Global foreign direct investment (FDI) inflows fell by 16 per cent in 2014 to $1.23 trillion, down from $1.47 trillion in 2013 (figure 1). This is mostly explained by the fragility of the global economy, policy uncertainty for investors and elevated geopolitical risks. New investments were also offset by some large divestments. The decline in FDI flows was in contrast to macroeconomic variables such as GDP, trade, gross fixed capital formation and employment, which all grew (table 1).
Although the outlook for FDI remains uncertain, an upturn in FDI flows is anticipated in 2015. Strengthening economic growth in developed economies, the demand-stimulating effects of lower oil prices and accommodating monetary policy, and continued investment liberalization and promotion measures could favourably affect FDI flows. Both UNCTAD’s FDI forecast model and its business survey of large MNEs show a rise of FDI flows in and after 2015.
Global FDI inflows are expected to grow by 11 per cent to $1.4 trillion in 2015. Flows could increase further to $1.5 trillion and $1.7 trillion in 2016 and 2017, respectively. The share of MNEs intending to increase FDI expenditures over the years 2015 to 2017 rose from 24 to 32 per cent, according to UNCTAD’s business survey. Data for the first few months of 2015 are consistent with this forecast. However, a number of economic and political risks, including ongoing uncertainties in the Eurozone, potential spillovers from geopolitical tensions and persistent vulnerabilities in emerging economies, may disrupt the projected recovery
Developing-economy inflows reached $681 billion (table 2). This group now accounts for 55 per cent of global FDI inflows. Five of the top 10 FDI hosts are now developing economies (figure 2).
However, the increase in developing-country inflows is primarily a developing Asia story. FDI inflows to that region grew by 9 per cent to almost $465 billion, more than two thirds of the total for developing economies. This rise was visible in all subregions except West Asia, where inflows declined for the sixth consecutive year, in part because of a further deterioration in the regional security situation. FDI flows to Africa remained unchanged at $54 billion, as the drop of flows to North Africa was offset by a rise in SubSaharan Africa. Inflows to Latin America and the Caribbean saw a 14 per cent decline to $159 billion, after four consecutive increases.
The Russian Federation dropped from 5th to 16th place as a recipient country, largely accounting for the 52 per cent decline in transition-economy FDI inflows to $48 billion.
Despite a revival of cross-border merger and acquisitions (M&As), FDI flows to developed economies declined by 28 per cent to $499 billion. FDI inflows to the United States fell to $92 billion, significantly affected by a single large-scale divestment, without which the level of investment would have remained stable. FDI flows to Europe fell by 11 per cent to $289 billion, one third of their 2007 peak.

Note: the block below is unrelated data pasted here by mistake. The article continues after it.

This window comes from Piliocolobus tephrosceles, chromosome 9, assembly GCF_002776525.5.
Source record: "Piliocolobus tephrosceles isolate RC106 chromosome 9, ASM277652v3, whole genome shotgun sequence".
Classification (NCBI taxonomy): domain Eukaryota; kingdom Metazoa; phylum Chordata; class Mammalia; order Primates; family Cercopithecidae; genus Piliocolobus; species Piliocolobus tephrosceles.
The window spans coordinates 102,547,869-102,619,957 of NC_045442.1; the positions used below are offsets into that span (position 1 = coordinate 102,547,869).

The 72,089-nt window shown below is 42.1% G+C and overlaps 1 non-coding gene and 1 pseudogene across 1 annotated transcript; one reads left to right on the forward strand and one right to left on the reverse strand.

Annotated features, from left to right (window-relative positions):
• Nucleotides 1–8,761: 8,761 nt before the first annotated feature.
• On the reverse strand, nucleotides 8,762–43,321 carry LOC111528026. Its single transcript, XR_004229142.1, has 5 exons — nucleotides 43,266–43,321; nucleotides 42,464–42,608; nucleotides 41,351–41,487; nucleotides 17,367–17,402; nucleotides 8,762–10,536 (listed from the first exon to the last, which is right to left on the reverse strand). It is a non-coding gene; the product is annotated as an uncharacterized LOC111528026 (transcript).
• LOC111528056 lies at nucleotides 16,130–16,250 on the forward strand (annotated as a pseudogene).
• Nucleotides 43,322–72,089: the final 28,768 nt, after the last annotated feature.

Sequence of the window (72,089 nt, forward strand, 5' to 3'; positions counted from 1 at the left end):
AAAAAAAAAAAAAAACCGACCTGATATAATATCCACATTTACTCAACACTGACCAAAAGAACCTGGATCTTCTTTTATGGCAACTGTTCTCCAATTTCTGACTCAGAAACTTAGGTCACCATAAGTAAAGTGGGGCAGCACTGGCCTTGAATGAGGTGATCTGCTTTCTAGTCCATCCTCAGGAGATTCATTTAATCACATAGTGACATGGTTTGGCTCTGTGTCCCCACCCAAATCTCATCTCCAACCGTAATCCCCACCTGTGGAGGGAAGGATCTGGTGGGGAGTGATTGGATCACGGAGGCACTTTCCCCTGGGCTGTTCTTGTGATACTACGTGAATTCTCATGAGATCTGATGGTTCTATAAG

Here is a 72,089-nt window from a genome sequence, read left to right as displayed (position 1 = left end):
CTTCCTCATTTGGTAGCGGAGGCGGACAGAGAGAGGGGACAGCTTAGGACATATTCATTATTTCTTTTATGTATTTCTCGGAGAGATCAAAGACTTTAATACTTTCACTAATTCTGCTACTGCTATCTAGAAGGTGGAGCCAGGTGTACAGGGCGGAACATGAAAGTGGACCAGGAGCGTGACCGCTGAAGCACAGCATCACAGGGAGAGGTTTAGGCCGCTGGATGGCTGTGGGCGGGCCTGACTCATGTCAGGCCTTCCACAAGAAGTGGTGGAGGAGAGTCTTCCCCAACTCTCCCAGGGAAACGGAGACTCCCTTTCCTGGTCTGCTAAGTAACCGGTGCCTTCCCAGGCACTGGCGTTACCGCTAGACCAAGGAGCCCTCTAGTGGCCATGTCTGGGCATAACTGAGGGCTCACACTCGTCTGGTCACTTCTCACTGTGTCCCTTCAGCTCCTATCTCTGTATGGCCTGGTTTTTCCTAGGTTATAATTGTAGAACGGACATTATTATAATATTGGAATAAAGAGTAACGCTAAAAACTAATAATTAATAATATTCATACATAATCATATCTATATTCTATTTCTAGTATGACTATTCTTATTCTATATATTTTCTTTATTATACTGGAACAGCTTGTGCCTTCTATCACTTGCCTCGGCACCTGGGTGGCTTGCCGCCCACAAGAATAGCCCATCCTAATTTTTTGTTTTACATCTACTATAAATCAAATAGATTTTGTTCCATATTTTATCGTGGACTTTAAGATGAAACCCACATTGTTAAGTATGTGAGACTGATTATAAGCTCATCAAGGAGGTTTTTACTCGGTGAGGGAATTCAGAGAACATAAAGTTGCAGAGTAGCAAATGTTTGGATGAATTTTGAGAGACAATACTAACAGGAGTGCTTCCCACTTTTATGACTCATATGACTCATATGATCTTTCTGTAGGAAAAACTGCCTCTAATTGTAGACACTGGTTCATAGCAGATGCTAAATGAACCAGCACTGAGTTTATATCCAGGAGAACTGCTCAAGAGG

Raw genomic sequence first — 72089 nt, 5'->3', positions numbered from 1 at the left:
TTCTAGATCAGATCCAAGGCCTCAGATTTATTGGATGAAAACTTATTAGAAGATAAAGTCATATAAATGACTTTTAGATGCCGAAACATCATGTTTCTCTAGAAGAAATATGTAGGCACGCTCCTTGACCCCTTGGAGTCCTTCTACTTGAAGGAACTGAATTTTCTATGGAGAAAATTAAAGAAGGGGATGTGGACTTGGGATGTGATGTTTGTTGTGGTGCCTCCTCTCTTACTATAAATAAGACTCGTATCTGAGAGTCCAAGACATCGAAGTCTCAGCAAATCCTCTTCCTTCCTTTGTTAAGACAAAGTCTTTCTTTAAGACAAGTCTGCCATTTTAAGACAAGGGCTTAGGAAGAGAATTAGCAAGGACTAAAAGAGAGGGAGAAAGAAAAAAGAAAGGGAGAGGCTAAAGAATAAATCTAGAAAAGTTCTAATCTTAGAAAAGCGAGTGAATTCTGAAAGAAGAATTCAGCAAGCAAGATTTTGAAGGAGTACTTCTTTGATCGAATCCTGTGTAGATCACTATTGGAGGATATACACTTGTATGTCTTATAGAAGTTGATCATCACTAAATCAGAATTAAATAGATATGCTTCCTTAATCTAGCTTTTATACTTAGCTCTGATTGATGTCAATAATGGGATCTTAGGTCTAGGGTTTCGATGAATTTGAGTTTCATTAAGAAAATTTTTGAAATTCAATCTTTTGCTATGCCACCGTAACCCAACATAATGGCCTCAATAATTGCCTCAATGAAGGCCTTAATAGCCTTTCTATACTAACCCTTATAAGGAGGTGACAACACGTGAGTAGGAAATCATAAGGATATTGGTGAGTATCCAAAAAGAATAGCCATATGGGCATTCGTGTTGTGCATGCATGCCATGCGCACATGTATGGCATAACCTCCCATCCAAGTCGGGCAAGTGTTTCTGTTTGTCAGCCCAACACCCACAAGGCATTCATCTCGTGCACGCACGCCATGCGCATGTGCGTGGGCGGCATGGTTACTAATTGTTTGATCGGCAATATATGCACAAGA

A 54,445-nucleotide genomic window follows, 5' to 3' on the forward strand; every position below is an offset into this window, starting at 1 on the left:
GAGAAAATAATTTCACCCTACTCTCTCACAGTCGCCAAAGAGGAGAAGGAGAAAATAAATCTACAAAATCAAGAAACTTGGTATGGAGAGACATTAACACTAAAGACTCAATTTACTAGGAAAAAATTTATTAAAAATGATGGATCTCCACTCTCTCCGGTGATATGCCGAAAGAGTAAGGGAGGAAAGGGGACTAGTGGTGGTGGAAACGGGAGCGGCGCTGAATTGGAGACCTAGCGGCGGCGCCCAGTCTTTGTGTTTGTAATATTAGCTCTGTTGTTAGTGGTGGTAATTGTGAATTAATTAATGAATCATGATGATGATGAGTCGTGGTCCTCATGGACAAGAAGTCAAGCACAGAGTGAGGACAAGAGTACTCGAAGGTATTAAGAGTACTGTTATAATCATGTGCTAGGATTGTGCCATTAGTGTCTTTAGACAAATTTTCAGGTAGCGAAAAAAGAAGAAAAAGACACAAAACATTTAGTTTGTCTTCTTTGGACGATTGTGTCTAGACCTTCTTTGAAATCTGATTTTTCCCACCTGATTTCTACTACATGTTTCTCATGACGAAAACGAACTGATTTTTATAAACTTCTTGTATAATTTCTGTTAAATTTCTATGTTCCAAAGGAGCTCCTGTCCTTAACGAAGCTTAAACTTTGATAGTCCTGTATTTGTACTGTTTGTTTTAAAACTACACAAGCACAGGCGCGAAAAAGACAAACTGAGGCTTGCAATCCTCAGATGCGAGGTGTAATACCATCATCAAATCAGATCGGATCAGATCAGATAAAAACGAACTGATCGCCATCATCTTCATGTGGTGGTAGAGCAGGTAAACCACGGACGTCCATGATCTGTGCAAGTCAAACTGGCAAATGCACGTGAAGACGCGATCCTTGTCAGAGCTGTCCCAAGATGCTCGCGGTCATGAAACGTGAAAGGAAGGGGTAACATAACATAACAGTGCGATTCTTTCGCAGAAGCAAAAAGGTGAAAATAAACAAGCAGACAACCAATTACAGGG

The decline in global FDI flows also affected FDI to regional economic groups in 2014. For example, the groups of countries negotiating the Transatlantic Trade and Investment Partnership (TTIP) and the Trans-Pacific Partnership (TPP) saw their respective shares of global FDI inflows decline (figure 3). Two Asian groups – ASEAN (up 5 per cent to $133 billion) and RCEP (up 4 per cent to $363 billion) – bucked the trend. Longer-term efforts will, for the most part, lead to increased FDI in regional groups by opening up sectors to investment and aligning policies for the treatment of investors.
In 2014, MNEs from developing economies invested almost $468 billion abroad, a 23 per cent increase from the previous year. Developing economies now account for more than one third of global FDI outflows, up from 13 per cent in 2007 (figure 4). Developing and transition economies represent 9 of the 20 largest investor economies globally (figure 5).
Outward FDI stock from developing economies to other developing economies countries grew by two-thirds from $1.7 trillion in 2009 to $2.9 trillion in 2013. East Asia and South-East Asia were the largest recipient developing regions. The share of the poorest developing regions in SouthSouth FDI is still low, but it is growing. Much developing-economy FDI goes to each economy’s immediate geographic region. Familiarity eases a company’s early internationalization drive, and regional markets and value chains are a key driver. Specific patterns of South-South FDI are also determined by MNE investment motives, home government policies and historical connections. Developed- and developing-economy FDI outflows differ in their composition: while more than half of developing-country MNE outflows are in equity investment, developed-country outflows have a larger reinvested earnings component (now at 81 per cent) (figure 6). Equity outflows are more likely to result in new productive investment; reinvested earnings may also translate into increased cash holding.
Cross-border M&A activity rebounded strongly in 2014; announced greenfield projects declined slightly